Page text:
Next, click Settings and right-click Permissions . Pressing Expand makes the project settings visible; here, you need to set the Container registry value to Enabled (Figure 2) to enable the GitLab CI framework for the sample project. However, you still need a trigger to launch any CI automation – which you will address in the last step.

Figure 2: After enabling the GitLab Docker registry, use it for specific projects within GitLab.

Step 4: Define CI Pipelines

GitLab expects the .gitlab-ci.yml CI project configuration file in the root directory of the project. The content and principle of the desired YAML file is similar to that of a makefile: Define the parts (stages) of the CI process and stipulate which jobs belong to each stage. Because GitLab simply calls a shell externally to perform the individual steps in the stages, the individual stages can be defined in the form of shell scripts, which you can access in .gitlab-ci.yml and then simply reference. This arrangement helps keep the YAML file itself understandable.

Basically, the names of the individual jobs can be chosen freely, but the YAML hierarchy of GitLab CI has a few reserved keywords. Under stages, for example, GitLab expects a list of the CI stages of the project. With before_script and after_script, GitLab accepts commands defined before and after individual jobs are run. Variables can be set with the variables directive. See the GitLab documentation [7] for details.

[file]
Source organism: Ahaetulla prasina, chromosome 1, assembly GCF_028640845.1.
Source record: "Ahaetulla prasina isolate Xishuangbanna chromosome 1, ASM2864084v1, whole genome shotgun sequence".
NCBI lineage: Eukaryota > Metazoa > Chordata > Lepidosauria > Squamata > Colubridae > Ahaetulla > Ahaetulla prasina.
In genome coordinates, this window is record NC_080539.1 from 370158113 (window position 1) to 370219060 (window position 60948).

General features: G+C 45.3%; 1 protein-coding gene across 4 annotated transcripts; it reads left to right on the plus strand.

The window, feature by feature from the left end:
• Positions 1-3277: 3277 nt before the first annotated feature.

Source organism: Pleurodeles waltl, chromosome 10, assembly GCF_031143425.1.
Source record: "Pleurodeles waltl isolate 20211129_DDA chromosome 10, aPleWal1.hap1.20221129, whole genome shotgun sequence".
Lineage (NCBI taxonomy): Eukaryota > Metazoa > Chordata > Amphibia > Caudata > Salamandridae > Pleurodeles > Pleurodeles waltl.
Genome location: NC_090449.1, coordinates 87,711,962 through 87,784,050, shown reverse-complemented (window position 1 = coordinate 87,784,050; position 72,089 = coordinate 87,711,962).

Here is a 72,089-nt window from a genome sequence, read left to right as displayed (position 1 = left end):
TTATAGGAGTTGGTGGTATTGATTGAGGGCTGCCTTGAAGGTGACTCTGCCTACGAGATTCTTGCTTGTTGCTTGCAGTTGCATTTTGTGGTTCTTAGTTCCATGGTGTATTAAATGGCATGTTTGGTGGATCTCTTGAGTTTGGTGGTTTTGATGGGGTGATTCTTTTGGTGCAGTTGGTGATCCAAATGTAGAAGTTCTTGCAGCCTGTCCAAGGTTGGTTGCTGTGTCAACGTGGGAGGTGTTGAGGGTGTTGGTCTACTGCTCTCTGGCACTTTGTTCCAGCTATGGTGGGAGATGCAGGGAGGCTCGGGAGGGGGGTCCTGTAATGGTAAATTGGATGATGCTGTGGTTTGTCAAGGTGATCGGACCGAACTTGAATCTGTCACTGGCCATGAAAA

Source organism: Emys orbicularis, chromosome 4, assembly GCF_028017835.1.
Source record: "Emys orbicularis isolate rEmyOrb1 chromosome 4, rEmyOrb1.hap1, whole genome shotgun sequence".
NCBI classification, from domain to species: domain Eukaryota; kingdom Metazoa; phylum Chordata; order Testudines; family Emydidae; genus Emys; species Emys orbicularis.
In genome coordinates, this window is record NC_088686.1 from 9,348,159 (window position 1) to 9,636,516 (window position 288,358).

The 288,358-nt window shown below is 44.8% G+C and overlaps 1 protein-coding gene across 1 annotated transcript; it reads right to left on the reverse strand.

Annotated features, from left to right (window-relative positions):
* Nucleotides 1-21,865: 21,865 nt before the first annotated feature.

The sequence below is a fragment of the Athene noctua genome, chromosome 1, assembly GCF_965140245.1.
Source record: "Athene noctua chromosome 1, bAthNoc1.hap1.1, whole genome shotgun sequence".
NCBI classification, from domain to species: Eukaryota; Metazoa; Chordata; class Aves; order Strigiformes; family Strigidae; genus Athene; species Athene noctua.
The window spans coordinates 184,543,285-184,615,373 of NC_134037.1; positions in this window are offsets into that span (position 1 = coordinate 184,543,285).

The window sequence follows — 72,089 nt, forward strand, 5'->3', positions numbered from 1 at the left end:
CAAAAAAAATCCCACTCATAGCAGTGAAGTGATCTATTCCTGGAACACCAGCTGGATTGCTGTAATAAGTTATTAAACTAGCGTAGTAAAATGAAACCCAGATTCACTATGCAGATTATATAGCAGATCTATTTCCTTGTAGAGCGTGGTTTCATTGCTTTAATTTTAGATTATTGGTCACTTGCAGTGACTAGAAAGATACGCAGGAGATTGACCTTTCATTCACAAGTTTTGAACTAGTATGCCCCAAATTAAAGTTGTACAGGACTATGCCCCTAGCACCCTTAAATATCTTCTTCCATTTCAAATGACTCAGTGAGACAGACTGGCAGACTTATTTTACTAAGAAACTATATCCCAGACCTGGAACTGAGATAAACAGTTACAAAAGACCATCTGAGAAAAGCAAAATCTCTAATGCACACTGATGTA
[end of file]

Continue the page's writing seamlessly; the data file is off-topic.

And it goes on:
In the example, .gitlab-ci.yml has the following stages: pre_cleanup, build, test, upload, and post_cleanup, which are also defined in stages. The jobs are then defined:

  script: <command>
  stage: <section>
    - dock

The name of a job can be, but does not have to be, identical to the section of the build process to which the job belongs. However, making it match contributes considerably to clarity. The complete build job could look like this:

  script: "bash -x"
  stage: build
    - Docker

This entry in .gitlab-ci.yml causes GitLab CI to call the bash -x command each time it processes the build section in the CI process. The actual commands needed to create the image for Docker (i.e., Docker build) are then in, which gives this solution elegance and helps avoid a mess in .gitlab-ci.yml. By the way, the environment of a job can be defined dynamically, which enables further standardization.

For example, it makes sense to create a shell script named .gitlab-ci.config that exports the IMAGE, IMAGE_NAME, and VERSION environment variables to the shell environment. If you then get these environment variables into the shell by using ./.gitlab-ci.config in the first stage of the CI process, all further commands of this job have access to them. Also important is that a script directive in a job description can call multiple commands if YAML notation is used.

Similar to the build example, you can add additional jobs for the other stages in .gitlab-ci.yml; each section gets its own shell script (e.g.,,,, and The final interesting question against this backdrop is what the content of those shell scripts should be.